Thursday, February 24, 2005

Railroad to Hell

A particularly alarming article appeared in this morning's Pittsburgh Tribune-Review: "Pittsburgh railyards get more deadly cargo". Nothing like scaring the pants off of the readers before they have a chance to find out what is going on. What made our area a target for these mysterious death trains? And what are they transporting? Are we building up some kind of nuclear arsenal in Pittsburgh?

As it turns out, Pittsburgh is not being singled out as a good place to send radioactive, flammable, or poisonous materials. As the article states:

In the wake of the Madrid, Spain, train bombings in March, rail giant CSX quietly began diverting locomotives hauling potentially catastrophic amounts of deadly gases around the U.S. capital.

The bustling railyards in and around Pittsburgh, linchpin of the railroad's mainline through the Ohio River Valley, began receiving increased shipments of chlorine gas, anhydrous ammonia and other lethal chemicals that, if released, could kill, injure or displace tens of thousands of people.

So -- since one major western capital was the site of murderous train bombs, our capital had to be protected from similar attacks. If a train gets blown up, the damage is exponentially multiplied when nasty chemical substances are involved. These tankers could have been diverted anywhere to reduce the risk to D.C.; Pittsburgh just happens to be one of the more convenient detours on the CSX lines. The city of Washington went so far as to pass legislation barring these diesel death demons from crossing its boundaries, and Pittsburgh is getting inspired:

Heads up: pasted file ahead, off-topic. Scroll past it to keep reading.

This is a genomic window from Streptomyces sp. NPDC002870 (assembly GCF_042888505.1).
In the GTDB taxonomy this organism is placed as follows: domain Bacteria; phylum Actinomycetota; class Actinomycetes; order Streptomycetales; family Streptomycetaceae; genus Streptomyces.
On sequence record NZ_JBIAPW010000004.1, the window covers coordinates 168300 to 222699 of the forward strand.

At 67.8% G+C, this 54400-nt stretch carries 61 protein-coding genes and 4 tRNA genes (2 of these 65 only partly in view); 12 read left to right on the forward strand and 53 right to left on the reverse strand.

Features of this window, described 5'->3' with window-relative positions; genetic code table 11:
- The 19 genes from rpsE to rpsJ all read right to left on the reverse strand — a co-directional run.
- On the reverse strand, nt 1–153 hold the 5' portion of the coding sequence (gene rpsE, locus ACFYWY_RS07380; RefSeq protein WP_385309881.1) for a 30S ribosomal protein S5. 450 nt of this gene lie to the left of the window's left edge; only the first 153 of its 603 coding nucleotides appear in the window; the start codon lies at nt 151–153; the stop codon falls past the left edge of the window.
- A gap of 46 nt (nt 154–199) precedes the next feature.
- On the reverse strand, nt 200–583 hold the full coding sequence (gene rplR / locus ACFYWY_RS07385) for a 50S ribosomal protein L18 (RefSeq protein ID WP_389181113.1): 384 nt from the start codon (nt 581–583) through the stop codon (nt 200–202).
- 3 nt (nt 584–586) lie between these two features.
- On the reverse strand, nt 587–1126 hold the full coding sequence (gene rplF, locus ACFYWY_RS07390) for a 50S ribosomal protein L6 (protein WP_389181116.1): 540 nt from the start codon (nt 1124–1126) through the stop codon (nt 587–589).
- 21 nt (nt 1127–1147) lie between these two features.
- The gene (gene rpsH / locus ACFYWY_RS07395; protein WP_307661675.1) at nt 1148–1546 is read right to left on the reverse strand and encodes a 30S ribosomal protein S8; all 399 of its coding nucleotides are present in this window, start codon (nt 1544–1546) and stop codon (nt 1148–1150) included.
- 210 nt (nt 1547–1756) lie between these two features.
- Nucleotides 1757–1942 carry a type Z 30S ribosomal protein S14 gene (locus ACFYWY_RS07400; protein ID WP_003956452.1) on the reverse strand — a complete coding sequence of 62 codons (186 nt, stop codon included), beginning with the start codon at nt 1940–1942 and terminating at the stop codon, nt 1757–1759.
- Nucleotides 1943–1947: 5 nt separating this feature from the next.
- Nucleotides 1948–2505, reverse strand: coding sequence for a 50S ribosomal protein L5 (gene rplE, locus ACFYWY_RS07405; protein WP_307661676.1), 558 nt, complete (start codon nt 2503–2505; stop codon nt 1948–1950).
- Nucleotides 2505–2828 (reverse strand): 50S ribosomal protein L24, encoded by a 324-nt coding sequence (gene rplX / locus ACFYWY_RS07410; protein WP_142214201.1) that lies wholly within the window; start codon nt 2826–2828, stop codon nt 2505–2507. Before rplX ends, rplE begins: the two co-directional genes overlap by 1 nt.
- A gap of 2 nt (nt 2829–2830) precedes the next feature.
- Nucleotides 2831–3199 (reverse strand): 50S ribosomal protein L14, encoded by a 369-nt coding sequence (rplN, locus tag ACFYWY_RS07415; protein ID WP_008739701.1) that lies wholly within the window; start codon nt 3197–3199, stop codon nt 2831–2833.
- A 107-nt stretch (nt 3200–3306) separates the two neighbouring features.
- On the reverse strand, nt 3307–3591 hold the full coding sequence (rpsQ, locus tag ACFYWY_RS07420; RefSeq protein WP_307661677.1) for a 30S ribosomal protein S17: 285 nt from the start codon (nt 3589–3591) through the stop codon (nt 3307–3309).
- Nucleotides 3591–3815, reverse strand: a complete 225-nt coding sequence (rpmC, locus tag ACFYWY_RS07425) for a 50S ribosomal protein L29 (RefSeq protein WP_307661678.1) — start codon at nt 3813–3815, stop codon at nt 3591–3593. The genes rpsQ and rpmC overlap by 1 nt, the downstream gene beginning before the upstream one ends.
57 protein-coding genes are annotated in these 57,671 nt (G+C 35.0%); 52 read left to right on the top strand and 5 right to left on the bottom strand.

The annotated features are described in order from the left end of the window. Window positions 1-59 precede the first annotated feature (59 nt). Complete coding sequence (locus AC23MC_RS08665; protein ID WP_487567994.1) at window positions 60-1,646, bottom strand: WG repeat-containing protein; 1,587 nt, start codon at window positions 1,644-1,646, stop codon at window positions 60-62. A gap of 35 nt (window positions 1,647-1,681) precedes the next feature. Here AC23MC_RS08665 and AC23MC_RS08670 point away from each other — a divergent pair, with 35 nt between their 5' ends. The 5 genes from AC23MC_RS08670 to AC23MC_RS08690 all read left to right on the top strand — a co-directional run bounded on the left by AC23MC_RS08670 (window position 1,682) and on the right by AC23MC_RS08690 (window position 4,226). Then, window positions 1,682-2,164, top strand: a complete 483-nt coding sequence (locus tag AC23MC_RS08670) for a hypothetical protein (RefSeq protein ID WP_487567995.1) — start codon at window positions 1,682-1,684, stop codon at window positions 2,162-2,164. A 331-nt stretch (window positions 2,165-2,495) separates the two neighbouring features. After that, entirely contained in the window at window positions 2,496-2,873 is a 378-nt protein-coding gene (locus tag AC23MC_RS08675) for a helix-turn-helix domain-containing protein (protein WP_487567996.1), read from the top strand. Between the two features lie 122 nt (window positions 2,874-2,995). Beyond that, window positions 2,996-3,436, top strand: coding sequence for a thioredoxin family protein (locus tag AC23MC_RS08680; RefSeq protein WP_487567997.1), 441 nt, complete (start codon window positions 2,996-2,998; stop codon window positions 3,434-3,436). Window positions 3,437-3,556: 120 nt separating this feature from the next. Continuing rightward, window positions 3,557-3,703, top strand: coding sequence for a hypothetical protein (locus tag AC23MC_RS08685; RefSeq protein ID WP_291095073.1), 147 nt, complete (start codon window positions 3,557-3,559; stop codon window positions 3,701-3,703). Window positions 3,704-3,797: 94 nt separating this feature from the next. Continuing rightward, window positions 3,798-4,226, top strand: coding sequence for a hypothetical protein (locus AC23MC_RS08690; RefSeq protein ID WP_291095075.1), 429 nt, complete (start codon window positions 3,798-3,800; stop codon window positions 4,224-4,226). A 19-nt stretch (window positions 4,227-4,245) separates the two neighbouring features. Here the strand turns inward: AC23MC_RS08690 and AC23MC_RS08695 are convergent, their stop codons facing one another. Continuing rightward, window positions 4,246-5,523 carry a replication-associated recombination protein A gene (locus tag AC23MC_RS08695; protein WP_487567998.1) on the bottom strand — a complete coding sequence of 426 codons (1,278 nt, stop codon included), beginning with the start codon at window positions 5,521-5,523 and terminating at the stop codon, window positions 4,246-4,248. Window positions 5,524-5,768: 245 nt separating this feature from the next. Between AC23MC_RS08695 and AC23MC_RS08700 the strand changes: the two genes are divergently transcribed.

Some lawmakers, such as City Councilman Doug Shields, of Squirrel Hill, believe it's time to investigate Washington's decision. If the nation's capital can reroute hazmat to Pittsburgh, why can't the Iron City divert it around Shadyside, Oakland, Bloomfield and Hazelwood?
I am noticing a pattern here. Where will the trains go if major cities all start to pass anti-hazmat train legislation?
"We're not talking about diverting hazmat from around every city," said Fred Millar, a consultant who helped draft the Washington, D.C., ordinance. "We're not talking about 1,000 cities. We're talking about the 30 or 40 largest cities, the ones most likely to be terrorist targets and the ones most likely to have what are really weapons of mass destruction prepositioned for the terrorists right in the middle of heavily populated areas. Hazmat on the tracks is now the highest threat to citizens, which is why it makes no sense to let it into your city. It's safer for everyone if it's out in the country."
Does this idiot think that no one even lives "out in the country"? Or that nothing of importance originates from the country -- like, say, the food we eat? One begins to suspect that areas considered "safe" for hazardous cargo are marked in red on this map. Remember, red areas are "flyover country" and don't count to urban leftists.

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